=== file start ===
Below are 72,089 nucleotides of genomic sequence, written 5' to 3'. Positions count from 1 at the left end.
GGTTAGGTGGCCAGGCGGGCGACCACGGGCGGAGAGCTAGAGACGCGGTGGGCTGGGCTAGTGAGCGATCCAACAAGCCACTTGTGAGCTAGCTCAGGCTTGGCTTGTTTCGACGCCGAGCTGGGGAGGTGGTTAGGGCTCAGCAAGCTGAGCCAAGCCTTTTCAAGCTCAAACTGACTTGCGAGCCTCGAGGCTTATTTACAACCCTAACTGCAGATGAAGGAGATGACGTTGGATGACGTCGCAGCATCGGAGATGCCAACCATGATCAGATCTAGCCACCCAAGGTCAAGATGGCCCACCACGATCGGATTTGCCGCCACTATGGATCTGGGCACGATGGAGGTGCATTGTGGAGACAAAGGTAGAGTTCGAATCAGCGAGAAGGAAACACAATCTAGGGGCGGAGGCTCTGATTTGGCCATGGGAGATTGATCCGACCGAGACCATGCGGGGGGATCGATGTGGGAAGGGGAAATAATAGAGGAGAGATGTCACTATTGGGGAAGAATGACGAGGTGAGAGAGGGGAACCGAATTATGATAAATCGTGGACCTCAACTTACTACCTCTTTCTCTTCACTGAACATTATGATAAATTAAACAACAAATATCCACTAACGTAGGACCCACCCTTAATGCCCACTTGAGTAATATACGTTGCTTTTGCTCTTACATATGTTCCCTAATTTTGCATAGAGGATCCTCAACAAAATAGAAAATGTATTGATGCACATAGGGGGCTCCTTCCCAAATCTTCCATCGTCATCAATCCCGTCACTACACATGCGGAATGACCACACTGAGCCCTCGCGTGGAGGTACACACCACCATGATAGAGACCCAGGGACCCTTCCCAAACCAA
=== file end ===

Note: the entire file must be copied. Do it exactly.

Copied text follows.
Below are 72,089 nucleotides of genomic sequence, written 5' to 3'. Positions count from 1 at the left end.
GGTTAGGTGGCCAGGCGGGCGACCACGGGCGGAGAGCTAGAGACGCGGTGGGCTGGGCTAGTGAGCGATCCAACAAGCCACTTGTGAGCTAGCTCAGGCTTGGCTTGTTTCGACGCCGAGCTGGGGAGGTGGTTAGGGCTCAGCAAGCTGAGCCAAGCCTTTTCAAGCTCAAACTGACTTGCGAGCCTCGAGGCTTATTTACAACCCTAACTGCAGATGAAGGAGATGACGTTGGATGACGTCGCAGCATCGGAGATGCCAACCATGATCAGATCTAGCCACCCAAGGTCAAGATGGCCCACCACGATCGGATTTGCCGCCACTATGGATCTGGGCACGATGGAGGTGCATTGTGGAGACAAAGGTAGAGTTCGAATCAGCGAGAAGGAAACACAATCTAGGGGCGGAGGCTCTGATTTGGCCATGGGAGATTGATCCGACCGAGACCATGCGGGGGGATCGATGTGGGAAGGGGAAATAATAGAGGAGAGATGTCACTATTGGGGAAGAATGACGAGGTGAGAGAGGGGAACCGAATTATGATAAATCGTGGACCTCAACTTACTACCTCTTTCTCTTCACTGAACATTATGATAAATTAAACAACAAATATCCACTAACGTAGGACCCACCCTTAATGCCCACTTGAGTAATATACGTTGCTTTTGCTCTTACATATGTTCCCTAATTTTGCATAGAGGATCCTCAACAAAATAGAAAATGTATTGATGCACATAGGGGGCTCCTTCCCAAATCTTCCATCGTCATCAATCCCGTCACTACACATGCGGAATGACCACACTGAGCCCTCGCGTGGAGGTACACACCACCATGATAGAGACCCAGGGACCCTTCCCAAACCAA